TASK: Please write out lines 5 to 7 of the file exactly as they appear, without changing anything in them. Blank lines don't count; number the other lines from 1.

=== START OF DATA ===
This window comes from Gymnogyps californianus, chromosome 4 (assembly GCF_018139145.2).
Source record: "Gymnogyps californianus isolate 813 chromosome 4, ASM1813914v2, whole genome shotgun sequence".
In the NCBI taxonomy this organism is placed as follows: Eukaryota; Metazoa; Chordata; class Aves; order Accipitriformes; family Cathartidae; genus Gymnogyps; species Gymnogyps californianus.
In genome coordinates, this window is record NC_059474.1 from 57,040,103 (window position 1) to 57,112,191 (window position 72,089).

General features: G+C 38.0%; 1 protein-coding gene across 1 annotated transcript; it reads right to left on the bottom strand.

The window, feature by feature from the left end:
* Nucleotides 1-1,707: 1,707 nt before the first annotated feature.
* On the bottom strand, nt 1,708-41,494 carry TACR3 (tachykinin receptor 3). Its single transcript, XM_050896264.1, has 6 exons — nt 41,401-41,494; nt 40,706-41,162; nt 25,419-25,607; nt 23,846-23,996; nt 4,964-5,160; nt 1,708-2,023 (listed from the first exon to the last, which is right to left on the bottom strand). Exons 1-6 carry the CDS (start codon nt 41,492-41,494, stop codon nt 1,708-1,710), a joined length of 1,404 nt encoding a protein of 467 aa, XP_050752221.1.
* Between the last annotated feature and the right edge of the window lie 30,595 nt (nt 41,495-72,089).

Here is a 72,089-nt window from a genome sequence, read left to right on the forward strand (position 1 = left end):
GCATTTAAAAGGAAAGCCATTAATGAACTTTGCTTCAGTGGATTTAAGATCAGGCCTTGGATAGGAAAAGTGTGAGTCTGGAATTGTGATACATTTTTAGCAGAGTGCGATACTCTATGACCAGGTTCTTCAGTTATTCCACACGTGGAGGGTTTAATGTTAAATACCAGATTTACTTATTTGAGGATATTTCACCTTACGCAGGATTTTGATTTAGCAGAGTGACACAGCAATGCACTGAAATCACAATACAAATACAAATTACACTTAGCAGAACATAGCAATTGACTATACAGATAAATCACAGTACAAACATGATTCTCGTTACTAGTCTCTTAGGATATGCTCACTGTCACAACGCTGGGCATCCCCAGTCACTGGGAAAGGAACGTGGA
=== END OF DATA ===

General features: G+C 38.0%; 1 protein-coding gene across 1 annotated transcript; it reads right to left on the bottom strand.

The window, feature by feature from the left end:
* Nucleotides 1-1,707: 1,707 nt before the first annotated feature.